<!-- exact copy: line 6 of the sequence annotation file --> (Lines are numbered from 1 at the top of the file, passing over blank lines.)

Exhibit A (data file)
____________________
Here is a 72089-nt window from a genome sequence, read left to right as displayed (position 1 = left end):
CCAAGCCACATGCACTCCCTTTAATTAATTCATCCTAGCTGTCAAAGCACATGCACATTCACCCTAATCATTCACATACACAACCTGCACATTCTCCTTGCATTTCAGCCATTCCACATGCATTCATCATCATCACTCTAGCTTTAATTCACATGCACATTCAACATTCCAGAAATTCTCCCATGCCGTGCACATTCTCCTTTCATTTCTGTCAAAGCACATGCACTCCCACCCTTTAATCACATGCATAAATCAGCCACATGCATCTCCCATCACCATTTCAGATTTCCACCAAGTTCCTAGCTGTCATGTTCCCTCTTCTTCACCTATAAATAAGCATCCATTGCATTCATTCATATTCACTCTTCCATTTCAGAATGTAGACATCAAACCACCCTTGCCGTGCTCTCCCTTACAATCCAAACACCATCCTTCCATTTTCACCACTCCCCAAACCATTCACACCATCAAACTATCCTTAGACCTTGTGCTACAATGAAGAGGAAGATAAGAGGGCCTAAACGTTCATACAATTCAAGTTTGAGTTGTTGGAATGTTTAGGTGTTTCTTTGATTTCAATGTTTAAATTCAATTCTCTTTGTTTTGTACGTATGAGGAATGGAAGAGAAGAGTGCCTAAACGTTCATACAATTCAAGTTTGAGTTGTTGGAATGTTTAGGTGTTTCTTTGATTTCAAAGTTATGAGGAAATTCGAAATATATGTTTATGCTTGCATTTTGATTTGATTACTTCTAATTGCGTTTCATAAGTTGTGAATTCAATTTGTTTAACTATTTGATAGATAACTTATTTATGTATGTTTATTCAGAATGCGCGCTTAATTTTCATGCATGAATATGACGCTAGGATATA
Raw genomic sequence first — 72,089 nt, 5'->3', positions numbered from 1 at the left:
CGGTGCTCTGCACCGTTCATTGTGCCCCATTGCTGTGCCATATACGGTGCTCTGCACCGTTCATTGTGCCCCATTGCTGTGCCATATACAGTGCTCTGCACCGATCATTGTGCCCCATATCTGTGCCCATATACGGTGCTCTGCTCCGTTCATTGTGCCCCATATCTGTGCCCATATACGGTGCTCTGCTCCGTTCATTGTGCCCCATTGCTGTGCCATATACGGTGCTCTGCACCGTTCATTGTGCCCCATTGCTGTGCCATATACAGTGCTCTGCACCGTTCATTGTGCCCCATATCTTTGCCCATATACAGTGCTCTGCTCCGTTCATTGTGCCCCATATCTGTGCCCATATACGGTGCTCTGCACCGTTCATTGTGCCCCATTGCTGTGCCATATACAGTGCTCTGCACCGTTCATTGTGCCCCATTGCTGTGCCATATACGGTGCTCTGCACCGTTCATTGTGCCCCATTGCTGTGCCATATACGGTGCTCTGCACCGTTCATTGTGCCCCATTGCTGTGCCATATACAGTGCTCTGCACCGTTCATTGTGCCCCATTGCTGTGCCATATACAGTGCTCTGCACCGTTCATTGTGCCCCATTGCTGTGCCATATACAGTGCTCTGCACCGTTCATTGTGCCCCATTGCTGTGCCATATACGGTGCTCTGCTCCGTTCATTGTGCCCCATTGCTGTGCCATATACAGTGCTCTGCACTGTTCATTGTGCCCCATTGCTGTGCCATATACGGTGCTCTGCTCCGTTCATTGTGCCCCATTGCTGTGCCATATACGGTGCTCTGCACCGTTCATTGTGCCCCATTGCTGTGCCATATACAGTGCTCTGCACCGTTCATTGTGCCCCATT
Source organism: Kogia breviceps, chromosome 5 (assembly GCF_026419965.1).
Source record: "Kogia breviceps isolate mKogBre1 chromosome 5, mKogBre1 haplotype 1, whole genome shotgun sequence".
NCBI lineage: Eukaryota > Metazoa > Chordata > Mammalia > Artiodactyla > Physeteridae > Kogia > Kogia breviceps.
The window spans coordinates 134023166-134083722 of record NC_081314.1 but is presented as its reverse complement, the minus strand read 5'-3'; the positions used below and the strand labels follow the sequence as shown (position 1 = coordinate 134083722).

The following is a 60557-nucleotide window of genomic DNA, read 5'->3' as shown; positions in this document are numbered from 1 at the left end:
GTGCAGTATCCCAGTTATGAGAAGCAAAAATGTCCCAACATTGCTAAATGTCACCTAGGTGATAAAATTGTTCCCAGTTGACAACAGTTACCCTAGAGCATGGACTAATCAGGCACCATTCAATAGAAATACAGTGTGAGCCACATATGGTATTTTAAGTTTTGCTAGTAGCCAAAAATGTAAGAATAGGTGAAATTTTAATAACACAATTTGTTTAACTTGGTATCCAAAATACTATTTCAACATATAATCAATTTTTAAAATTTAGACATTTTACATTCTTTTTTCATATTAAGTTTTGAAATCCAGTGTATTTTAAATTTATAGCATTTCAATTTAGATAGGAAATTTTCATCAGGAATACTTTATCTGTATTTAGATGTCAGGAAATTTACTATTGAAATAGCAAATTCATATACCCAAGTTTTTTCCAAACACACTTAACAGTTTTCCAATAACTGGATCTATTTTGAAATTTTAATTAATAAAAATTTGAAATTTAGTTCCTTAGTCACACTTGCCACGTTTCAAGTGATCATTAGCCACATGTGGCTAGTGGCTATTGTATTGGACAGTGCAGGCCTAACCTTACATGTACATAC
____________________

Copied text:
Source record: "Kogia breviceps isolate mKogBre1 chromosome 5, mKogBre1 haplotype 1, whole genome shotgun sequence".